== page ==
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“We just felt like when you think of French in America or on the East Coast, it just feels like it has to be up, up, up. I feel like with the French vibe, it’s just very much [about] authenticity, like just the realness and good quality,” Amanda Burton said.

One major contributor to the quality of the restaurant, the Burtons believe, is the Rotisol oven in the remodeled kitchen. The oven’s manufacturer is headquartered in France, but Joseph and his wife bought one from a seller in New York for cheaper than market price.

Joseph lights up brighter than the oven’s flames when talking about the way it rotates the chickens just enough so the fat drips precisely onto each row of meat. And the way they can adjust how close the chickens are to the flame in the back of the oven.

The French-style rotisserie oven at Rooted Rotisserie is seen on Tuesday, Feb. 22, 2024, in Baltimore. (Wesley Lapointe/for the Baltimore Banner)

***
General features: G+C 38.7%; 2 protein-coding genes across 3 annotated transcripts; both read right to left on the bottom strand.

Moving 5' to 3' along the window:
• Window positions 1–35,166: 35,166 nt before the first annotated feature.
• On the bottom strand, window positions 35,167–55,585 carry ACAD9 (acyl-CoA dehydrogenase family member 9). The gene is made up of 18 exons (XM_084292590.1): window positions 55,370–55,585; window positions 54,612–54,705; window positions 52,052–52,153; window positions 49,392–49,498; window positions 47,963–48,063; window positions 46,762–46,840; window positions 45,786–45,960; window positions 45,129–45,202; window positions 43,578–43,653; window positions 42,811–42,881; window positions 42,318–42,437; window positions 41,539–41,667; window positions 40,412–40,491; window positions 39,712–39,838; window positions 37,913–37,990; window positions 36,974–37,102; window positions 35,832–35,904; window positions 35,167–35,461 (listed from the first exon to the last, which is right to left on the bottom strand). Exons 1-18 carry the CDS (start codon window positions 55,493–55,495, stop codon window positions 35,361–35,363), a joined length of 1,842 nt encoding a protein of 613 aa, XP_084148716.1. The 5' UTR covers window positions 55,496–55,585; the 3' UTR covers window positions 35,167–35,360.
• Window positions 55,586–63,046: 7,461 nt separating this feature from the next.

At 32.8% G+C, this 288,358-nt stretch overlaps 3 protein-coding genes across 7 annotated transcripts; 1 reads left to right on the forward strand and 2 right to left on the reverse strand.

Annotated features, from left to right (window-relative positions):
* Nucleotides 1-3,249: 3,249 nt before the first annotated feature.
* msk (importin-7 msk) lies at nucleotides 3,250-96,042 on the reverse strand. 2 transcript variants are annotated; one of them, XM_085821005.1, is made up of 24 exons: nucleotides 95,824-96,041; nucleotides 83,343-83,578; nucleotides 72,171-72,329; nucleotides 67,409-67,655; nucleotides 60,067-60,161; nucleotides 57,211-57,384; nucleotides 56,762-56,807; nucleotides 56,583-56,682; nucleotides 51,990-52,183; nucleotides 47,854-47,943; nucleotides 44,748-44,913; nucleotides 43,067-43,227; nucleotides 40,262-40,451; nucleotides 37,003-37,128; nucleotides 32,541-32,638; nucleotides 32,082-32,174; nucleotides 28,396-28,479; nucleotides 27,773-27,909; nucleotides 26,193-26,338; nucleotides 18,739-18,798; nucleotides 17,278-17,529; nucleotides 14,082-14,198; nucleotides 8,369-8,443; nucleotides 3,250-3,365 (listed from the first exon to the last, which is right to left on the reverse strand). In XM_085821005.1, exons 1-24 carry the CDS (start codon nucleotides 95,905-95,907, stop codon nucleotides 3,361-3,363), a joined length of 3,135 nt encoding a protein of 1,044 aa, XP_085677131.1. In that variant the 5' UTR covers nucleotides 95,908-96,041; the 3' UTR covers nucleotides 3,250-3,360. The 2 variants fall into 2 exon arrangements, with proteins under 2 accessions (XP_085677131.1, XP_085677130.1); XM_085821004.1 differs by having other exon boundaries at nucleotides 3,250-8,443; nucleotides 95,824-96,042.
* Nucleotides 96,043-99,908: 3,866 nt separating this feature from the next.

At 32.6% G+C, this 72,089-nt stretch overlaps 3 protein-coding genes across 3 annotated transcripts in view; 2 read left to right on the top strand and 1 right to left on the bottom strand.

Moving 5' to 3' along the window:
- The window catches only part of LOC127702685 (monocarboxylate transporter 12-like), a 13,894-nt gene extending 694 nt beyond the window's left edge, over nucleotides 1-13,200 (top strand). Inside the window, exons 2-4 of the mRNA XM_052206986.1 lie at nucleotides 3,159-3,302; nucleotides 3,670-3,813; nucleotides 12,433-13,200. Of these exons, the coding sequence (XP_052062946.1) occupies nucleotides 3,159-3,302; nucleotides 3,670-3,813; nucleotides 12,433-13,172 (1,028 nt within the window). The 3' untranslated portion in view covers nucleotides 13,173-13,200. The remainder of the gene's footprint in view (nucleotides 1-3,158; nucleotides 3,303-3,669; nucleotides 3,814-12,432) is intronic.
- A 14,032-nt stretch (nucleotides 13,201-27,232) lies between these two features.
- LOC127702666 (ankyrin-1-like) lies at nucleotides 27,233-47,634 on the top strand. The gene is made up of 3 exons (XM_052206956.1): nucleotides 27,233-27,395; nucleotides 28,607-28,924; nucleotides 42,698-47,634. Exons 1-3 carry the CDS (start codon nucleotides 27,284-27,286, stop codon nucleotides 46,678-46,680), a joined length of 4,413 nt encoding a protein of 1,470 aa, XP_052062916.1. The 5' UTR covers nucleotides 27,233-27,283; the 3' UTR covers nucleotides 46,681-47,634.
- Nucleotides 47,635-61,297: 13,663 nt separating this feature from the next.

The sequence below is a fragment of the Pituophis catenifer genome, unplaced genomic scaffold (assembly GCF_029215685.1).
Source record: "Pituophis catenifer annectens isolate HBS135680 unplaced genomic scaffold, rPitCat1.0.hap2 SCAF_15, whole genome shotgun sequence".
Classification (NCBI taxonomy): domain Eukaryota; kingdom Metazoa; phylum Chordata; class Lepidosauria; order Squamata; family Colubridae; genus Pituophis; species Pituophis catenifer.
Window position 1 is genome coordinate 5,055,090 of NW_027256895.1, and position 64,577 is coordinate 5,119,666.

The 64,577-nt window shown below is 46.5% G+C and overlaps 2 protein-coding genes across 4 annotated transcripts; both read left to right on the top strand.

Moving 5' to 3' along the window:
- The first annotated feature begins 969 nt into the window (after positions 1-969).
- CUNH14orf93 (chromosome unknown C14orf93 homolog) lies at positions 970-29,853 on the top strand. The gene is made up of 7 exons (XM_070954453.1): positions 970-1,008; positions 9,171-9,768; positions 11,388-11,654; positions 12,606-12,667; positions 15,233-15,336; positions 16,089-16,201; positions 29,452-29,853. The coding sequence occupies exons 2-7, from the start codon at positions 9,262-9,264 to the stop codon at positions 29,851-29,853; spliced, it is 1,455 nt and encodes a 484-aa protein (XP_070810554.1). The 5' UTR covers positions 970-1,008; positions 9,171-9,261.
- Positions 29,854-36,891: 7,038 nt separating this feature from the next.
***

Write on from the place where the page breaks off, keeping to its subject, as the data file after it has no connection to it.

Though the Paris trip inspired the rotisserie style chicken, there are hints of other cuisines on the menu, which Joseph seasonally tweaks. The spicy pepper sauce was created after a trip to Liberia. A lemonade option is made with soursop, a tropical fruit.

There’s also more than just whole and half chicken options on their one-page menu. Popular items include coddies, fried codfish cakes with yellow mustard on saltines, a meal Joseph and his mother had on Sundays when he was growing up. There’s also the smoked mushroom bowl with basmati rice, crispy Brussels sprouts and black garlic dressing. They make all their dipping sauces in-house: black garlic dressing, white truffle aioli, spicy pepper and chicken demi-glace.

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The Burtons understand their food might be new to people, so they make themselves available to explain their offerings without passing judgement.

“People are really appreciative that we’re here, doing what we’re doing. We’re not, like, snobby,” Joseph said, adding that it melts his heart to see the restaurant establishing regulars.